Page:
Guidelines for the surveillance of native mosquitoes in Europe
While the number of mosquito-borne diseases in Europe is currently low, there is an increasing trend in their global incidence and geographical distribution. It is estimated that over the last two decades nearly a third of all recorded events related to emerging infectious diseases were vector-borne. Among these, mosquito-transmitted pathogens are a prime concern. The recent autochthonous European cases of dengue fever and chikungunya virus infection and outbreaks of malaria, and the now frequent case reports of West Nile fever in Europe and neighbouring countries provide firm evidence of the vulnerability of the region to the transmission of these pathogens.
This report covers existing knowledge on the surveillance of native mosquitoes in Europe and describes customised surveillance methods that are intended to encourage European countries to collect data on native mosquito vector species. It also offers technical guidance on how to conduct surveillance during the pre-disease and disease stages (outbreak) and supplies all information needed to produce risk assessments on mosquito-borne diseases.
New ECDC guidelines, published today, will assist the EU Member States in implementing tailored vector surveillance of native mosquitoes in Europe and help them collect all the information needed to produce risk assessments on related mosquito-borne diseases.
Native mosquito species as vectors for diseases in Europe
Different mosquito species can be vectors of different diseases of public health concern in Europe, such as malaria and West Nile fever, or participate in the emergence and persistence of viruses, such as Usutu and Sindbis.
Europe has witnessed the return of malaria, the emergence of Usutu virus, as well as the ongoing transmission of Sindbis virus - all transmitted by native European mosquitoes. The ‘native’ mosquito species can also be vectors for viruses, already present to the areas: the native West Nile virus is now known to be transmitted to humans by native mosquitoes in a number of European and neighbouring countries each year.
ECDC Guidelines to support Member States in mosquito surveillance
Surveillance of mosquito-borne diseases in Europe is closely connected to surveillance of their competent vectors. While the geographical presence of the mosquito species - a vector for a disease, does not necessarily result in the transmission of the disease, it is the basic requirement for disease transmission to occur.
Mosquito surveillance in some European countries is limited, and where it does occur, it varies from one country to another. ECDC issues the mosquito guidelines with technical advice to the countries to help them improve surveillance coverage and harmonize data collection at EU level, so that data from different countries and areas can be compared.
In 2012 ECDC produced a guideline document for surveying invasive mosquito species – mosquito species that are spreading to Europe being introduced by travel, trade and then establishing themselves when appropriate conditions are available.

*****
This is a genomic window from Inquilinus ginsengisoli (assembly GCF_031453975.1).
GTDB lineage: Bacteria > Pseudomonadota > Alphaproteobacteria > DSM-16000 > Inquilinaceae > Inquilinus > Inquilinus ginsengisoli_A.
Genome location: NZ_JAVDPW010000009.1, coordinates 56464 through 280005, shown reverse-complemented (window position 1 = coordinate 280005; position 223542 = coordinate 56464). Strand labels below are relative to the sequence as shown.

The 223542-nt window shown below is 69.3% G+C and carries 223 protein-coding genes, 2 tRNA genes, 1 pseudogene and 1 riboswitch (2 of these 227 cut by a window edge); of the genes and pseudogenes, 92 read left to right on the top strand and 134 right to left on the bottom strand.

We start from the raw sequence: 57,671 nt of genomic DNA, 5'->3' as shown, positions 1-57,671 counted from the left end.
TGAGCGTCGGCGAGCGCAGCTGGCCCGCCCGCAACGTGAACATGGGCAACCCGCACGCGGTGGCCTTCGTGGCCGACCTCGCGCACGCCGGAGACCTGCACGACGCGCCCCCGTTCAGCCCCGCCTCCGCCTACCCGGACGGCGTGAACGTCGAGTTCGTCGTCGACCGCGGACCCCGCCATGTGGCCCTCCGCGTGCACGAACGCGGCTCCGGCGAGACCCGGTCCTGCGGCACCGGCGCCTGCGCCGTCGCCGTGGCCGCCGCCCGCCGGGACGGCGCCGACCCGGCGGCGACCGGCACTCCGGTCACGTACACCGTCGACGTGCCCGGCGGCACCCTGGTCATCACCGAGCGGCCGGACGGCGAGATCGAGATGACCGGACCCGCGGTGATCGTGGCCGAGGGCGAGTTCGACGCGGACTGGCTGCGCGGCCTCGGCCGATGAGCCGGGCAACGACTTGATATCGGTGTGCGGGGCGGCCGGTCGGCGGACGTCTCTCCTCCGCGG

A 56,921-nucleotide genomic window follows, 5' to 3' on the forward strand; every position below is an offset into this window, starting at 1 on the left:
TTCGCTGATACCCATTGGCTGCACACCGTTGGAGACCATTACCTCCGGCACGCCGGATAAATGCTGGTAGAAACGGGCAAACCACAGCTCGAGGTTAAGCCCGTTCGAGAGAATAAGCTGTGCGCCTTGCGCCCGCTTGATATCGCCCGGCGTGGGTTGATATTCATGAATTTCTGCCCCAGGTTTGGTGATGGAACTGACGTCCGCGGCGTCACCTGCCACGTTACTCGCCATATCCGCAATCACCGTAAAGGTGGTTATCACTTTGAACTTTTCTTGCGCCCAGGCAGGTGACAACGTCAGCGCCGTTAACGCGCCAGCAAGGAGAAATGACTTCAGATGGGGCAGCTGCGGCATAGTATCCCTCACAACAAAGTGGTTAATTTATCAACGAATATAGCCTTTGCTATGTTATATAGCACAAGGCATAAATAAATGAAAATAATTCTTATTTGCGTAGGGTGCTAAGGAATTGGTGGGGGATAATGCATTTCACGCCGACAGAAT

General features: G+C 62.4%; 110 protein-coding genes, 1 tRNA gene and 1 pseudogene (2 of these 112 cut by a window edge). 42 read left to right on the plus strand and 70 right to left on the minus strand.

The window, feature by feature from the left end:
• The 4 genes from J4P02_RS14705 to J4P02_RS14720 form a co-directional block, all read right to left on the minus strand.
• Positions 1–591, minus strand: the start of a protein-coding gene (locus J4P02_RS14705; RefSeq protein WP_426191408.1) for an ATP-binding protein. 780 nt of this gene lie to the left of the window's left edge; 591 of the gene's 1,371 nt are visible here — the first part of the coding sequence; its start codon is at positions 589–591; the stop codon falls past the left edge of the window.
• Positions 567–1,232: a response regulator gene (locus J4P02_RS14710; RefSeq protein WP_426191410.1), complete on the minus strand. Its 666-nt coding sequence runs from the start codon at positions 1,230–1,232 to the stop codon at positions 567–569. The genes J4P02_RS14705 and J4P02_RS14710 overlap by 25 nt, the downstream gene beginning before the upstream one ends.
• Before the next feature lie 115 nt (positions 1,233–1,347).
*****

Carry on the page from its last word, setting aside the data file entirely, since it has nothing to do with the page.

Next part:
The current document focusing on native mosquito species is the follow-up. Both guidelines follow the same format and ensure a comprehensive coverage of surveillance activities within Europe, and help to provide comparable and timely information about both native and invasive mosquito vectors:
- The guidelines provide accurate information and technical support, for field data collection at all stages of mosquito surveillance - from strategic issues and steps for the decision-makers and stakeholders to operational issues and steps for the professionals and non-experts.
- The reports also gives cost estimates of the planned programmes and suggests adaptations.
- The proposed surveillance measures are tailored according to the evolution of the epidemiological situation: scenarios, based on the presence and abundance of mosquitoes in the area.
- The guidelines may be applied in the whole geographic area of Europe: EU, EEA/EFTA countries, including EU Outermost Regions (ORs), but not Overseas Countries and Territories (OCTs).
Focus on risk assessment of mosquito-borne diseases
However, the new mosquito guidelines are enhanced, to support better data collection for the aims of the risk assessment of mosquito-borne diseases in the European countries. The technical document not only proposes surveillance activities which will inform about the presence of the vectors, but also support collection of data for the aims of the risk assessment of mosquito-borne diseases in humans (or animals). The suggested surveillance activities are organised in a way to ensure information for the risk assessment are available and gaps in data availability are easily and timely identified.
The mosquito guidelines have been complemented with the disease risk assessment angle, in order to support European countries in conducting rapid risk assessments on emerging infections transmitted by mosquito vectors. The new guideline document on the surveillance of native mosquitoes offers technical guidance on how to conduct surveillance during the pre-disease and disease stages (outbreak) and supplies all information needed to produce risk assessments on mosquito-borne diseases.
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